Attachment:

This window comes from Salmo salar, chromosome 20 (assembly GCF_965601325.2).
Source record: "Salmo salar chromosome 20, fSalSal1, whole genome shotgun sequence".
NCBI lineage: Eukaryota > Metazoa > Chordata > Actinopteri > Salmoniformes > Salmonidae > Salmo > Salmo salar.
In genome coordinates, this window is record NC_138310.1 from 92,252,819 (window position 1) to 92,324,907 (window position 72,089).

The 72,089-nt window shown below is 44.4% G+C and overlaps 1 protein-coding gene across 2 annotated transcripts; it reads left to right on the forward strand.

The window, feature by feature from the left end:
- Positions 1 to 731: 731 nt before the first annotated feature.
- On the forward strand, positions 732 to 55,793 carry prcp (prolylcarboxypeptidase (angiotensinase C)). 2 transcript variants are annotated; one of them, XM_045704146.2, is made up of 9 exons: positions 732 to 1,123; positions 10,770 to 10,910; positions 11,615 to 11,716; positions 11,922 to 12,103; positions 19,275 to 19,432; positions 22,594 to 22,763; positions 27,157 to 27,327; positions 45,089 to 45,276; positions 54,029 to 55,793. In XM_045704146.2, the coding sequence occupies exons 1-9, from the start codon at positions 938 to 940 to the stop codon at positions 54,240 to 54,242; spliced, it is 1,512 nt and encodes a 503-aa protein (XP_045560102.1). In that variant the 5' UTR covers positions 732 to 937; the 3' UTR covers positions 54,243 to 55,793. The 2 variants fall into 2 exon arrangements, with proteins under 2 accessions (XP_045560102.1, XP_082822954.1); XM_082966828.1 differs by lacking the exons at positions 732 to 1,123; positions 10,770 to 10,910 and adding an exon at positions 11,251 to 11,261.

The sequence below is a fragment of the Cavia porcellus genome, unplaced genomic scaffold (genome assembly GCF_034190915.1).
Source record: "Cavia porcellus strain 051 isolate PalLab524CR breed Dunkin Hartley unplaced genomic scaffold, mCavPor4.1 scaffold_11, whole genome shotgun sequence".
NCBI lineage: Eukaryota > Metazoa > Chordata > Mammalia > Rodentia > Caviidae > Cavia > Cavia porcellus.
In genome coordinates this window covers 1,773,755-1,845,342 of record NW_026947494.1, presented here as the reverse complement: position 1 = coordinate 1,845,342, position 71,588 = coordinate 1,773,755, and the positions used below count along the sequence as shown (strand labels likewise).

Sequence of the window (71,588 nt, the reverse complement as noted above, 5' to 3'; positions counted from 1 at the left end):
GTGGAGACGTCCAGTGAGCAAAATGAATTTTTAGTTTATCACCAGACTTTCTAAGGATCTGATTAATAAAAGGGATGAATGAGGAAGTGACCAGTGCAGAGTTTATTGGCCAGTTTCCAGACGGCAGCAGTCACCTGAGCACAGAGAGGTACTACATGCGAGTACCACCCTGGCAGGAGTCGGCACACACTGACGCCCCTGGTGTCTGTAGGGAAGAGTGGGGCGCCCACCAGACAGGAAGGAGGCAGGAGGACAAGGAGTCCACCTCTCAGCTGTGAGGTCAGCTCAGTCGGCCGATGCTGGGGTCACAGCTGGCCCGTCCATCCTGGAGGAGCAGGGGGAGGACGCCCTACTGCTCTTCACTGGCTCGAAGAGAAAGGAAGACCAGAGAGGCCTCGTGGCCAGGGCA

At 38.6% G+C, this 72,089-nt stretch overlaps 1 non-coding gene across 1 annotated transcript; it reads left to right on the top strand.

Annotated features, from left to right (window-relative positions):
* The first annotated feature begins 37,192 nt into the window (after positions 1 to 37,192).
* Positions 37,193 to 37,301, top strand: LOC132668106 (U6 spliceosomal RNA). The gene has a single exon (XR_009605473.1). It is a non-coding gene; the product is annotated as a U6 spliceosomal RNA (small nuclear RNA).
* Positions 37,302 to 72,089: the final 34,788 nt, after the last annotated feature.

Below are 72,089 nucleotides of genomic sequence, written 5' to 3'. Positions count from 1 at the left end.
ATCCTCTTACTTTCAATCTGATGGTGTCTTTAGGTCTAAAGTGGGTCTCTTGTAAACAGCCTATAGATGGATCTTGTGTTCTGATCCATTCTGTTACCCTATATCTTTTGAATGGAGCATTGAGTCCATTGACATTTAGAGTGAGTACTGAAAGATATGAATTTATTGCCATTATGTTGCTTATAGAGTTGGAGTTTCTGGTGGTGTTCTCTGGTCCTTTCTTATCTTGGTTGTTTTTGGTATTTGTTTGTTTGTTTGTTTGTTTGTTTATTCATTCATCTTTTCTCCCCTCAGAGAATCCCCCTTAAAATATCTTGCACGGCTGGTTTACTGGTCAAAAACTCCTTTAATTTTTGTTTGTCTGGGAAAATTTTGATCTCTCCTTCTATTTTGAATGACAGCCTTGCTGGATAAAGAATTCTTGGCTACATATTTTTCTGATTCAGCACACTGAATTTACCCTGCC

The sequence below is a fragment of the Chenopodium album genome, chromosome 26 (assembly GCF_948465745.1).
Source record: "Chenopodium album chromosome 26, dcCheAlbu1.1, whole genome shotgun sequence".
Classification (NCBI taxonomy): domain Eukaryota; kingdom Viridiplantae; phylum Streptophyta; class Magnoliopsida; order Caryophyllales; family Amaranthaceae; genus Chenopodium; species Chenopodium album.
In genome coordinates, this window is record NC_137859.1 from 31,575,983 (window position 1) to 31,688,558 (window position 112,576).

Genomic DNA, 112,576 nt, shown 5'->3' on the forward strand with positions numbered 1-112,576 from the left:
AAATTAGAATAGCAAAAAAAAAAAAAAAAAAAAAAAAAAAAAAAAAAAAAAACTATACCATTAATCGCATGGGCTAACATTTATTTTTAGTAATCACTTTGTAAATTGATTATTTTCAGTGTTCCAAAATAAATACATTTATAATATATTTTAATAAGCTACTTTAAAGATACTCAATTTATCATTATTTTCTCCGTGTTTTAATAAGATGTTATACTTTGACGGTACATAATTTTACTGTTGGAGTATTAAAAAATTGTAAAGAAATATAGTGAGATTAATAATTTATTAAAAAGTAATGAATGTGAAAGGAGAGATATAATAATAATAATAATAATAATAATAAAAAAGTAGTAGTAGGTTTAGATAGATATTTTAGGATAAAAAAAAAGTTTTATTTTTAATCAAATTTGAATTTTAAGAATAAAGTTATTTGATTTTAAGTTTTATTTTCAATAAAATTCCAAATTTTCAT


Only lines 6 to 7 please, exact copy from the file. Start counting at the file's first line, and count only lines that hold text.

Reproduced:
The window, feature by feature from the left end:
- Positions 1 to 731: 731 nt before the first annotated feature.